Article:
The Top of the World

Image of Elena Lmr

Elena Lmr

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Hilja stands up straight at the top of the world. Straight in the middle of the soft emptiness stretching out before her, limitless between the sky and the horizon. Her fair hair is plaited beneath navy blue earmuffs, her white skin wrapped in layers of wool and fleece, and her blonde eyelashes makeup-less. Her fingers grip the poles and her skis plunge into the thick powdery covering of the lake. In the middle of the wide open spaces of Lapland only two things exist: the forest of pine trees, bowed low under the weight of the snow and Hilja’s blue eyes. Everything else has disappeared, shrouded under the snow and the temperature of minus twenty-five which casts a frosty breath over everything it touches - and which also kills. The Finns know this. The cold kills men, smells, and colors. It transforms the world by tiny gradations of the senses over which slide the wax of candles, the blades of skates and the hooves of reindeer.
The beauty of the top of the world shimmers. Hilja’s breath is wrapped in frost. Her gaze is swathed in the silence and ranges over the invisible horizon, over the arabesques of the pine trees. She embraces her immaculate solitude. Yet she loves the life she has in Helsinki, she likes the city teeming under woolly hats, her marathon of a job and her whirlwind children. But… for weeks she has felt lost, bored, fed up with the noisy conglomeration. So she left. She needed this tranquillity. She needed the silent solitude of the horizon you could not see. Just long enough for her to miss Helsinki, for her to be able to go back there feeling the renewed excitment of a little girl.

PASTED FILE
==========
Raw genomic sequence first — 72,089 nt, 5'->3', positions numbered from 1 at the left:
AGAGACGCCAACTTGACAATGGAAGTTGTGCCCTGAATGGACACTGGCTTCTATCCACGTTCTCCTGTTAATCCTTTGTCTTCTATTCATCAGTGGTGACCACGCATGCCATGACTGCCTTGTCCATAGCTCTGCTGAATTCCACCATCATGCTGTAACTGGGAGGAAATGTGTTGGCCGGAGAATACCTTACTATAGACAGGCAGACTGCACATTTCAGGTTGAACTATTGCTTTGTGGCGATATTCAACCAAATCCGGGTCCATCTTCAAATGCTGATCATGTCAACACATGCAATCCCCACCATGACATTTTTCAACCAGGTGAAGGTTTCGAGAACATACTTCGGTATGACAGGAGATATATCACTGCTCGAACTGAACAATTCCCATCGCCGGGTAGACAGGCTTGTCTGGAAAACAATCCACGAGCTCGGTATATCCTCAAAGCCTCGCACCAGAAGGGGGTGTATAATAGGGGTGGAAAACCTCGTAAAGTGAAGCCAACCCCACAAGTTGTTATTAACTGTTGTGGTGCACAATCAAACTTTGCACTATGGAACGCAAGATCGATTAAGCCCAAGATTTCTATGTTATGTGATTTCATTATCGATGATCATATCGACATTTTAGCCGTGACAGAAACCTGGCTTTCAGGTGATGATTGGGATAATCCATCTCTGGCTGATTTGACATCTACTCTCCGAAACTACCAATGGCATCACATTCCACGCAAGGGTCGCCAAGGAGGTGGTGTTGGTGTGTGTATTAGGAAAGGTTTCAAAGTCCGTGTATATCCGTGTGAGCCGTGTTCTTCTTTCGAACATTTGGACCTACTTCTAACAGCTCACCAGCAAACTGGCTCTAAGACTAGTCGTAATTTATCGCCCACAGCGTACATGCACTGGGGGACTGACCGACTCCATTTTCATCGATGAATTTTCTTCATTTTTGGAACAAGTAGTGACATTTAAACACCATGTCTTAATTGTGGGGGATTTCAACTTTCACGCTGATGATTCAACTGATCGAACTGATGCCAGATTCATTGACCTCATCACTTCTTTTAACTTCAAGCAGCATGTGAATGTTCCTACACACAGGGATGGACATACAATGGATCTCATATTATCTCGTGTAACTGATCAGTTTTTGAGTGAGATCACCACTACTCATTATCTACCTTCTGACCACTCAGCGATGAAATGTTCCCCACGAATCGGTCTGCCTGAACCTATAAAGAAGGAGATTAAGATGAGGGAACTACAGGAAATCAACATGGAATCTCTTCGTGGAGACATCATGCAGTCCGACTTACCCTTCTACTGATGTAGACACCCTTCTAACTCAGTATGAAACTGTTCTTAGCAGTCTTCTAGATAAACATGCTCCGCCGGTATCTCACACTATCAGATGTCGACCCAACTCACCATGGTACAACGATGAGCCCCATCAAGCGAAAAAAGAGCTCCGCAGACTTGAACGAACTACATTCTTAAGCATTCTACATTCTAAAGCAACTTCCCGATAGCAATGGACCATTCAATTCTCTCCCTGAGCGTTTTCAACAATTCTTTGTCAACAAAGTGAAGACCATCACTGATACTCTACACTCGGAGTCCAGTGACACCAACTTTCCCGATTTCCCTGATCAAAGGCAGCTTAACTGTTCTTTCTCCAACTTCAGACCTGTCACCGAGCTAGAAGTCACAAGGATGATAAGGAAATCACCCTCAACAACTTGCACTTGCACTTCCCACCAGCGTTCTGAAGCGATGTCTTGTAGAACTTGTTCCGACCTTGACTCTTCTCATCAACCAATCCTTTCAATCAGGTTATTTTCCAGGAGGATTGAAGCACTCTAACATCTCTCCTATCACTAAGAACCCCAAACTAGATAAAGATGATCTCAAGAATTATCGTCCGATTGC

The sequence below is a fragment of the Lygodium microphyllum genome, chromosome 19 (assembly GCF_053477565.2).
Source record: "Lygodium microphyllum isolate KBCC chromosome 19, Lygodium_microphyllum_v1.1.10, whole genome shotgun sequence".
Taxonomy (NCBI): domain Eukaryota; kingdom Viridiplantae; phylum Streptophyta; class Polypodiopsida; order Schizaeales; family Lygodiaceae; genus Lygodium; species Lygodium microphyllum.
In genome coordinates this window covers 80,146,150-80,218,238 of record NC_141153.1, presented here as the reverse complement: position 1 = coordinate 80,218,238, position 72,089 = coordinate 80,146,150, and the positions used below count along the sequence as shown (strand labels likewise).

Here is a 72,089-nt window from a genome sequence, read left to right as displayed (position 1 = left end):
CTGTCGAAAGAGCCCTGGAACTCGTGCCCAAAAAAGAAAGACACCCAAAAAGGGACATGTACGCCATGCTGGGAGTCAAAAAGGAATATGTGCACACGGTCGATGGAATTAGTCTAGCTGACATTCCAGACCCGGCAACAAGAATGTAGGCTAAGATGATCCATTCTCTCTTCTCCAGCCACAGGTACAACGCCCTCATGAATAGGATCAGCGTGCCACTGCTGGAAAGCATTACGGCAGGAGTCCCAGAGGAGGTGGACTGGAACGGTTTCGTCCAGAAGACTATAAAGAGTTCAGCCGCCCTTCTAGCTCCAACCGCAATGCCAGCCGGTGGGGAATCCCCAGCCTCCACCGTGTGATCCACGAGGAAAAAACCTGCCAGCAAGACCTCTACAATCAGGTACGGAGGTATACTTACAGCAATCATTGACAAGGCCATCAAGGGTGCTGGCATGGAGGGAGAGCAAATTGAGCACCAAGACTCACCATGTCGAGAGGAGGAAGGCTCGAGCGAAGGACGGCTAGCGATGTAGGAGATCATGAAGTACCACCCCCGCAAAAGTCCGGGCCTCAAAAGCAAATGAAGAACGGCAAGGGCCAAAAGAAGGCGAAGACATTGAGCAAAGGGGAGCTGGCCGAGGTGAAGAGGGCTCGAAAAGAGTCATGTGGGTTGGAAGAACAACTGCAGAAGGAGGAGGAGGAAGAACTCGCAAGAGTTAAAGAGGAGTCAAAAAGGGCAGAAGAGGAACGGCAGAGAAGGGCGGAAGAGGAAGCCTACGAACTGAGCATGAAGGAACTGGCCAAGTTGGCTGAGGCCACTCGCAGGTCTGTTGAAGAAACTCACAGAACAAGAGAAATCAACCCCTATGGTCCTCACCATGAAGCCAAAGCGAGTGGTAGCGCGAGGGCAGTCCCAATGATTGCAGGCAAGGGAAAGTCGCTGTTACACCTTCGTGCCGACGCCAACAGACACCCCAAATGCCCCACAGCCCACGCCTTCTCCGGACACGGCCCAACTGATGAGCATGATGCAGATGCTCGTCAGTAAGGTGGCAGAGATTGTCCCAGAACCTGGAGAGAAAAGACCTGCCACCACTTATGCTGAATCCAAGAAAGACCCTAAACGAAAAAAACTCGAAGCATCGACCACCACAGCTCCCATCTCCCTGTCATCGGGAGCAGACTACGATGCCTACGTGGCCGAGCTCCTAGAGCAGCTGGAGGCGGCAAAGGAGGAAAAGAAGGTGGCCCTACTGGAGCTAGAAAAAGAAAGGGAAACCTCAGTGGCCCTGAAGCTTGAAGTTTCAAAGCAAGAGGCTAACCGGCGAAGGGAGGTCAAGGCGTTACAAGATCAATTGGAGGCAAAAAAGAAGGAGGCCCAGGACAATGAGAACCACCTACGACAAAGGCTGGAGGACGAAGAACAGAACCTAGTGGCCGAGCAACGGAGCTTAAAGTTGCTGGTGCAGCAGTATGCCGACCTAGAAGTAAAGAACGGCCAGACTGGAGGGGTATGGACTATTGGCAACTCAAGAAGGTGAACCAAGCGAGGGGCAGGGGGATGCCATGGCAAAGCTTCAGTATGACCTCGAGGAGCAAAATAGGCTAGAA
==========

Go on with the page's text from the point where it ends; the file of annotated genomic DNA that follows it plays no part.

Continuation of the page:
She feels good here. At peace. She breathes deeply. Soon it will be one o’clock in the afternoon. The first rays of the icy sun embrace the landscape spread around her. The white sky is lightened by reflections a little brighter even than itself, and the snow is sprinkled with a powdery gold. The silence slips by, then breaks on the suddenly-gusting wind. The flakes too light to settle dance in the watercolor reflections sketched in the cold air. Hilja breathes in time to the delicate waltz of the breeze piercing her gloves. She closes her eyes for a moment, and grips her poles with her fingers. She can feel the sun on her fine eyelids. She feels so good here. 
This evening, lost in the long night of the Lapp winter, she will wait. She will wait for the Northern lights which dance in the silence. And tomorrow she will return to Helsinki, to wrap her life and her children in all the joy she will feel at seeing them again. She can’t wait.

Translated by Wendy Cross

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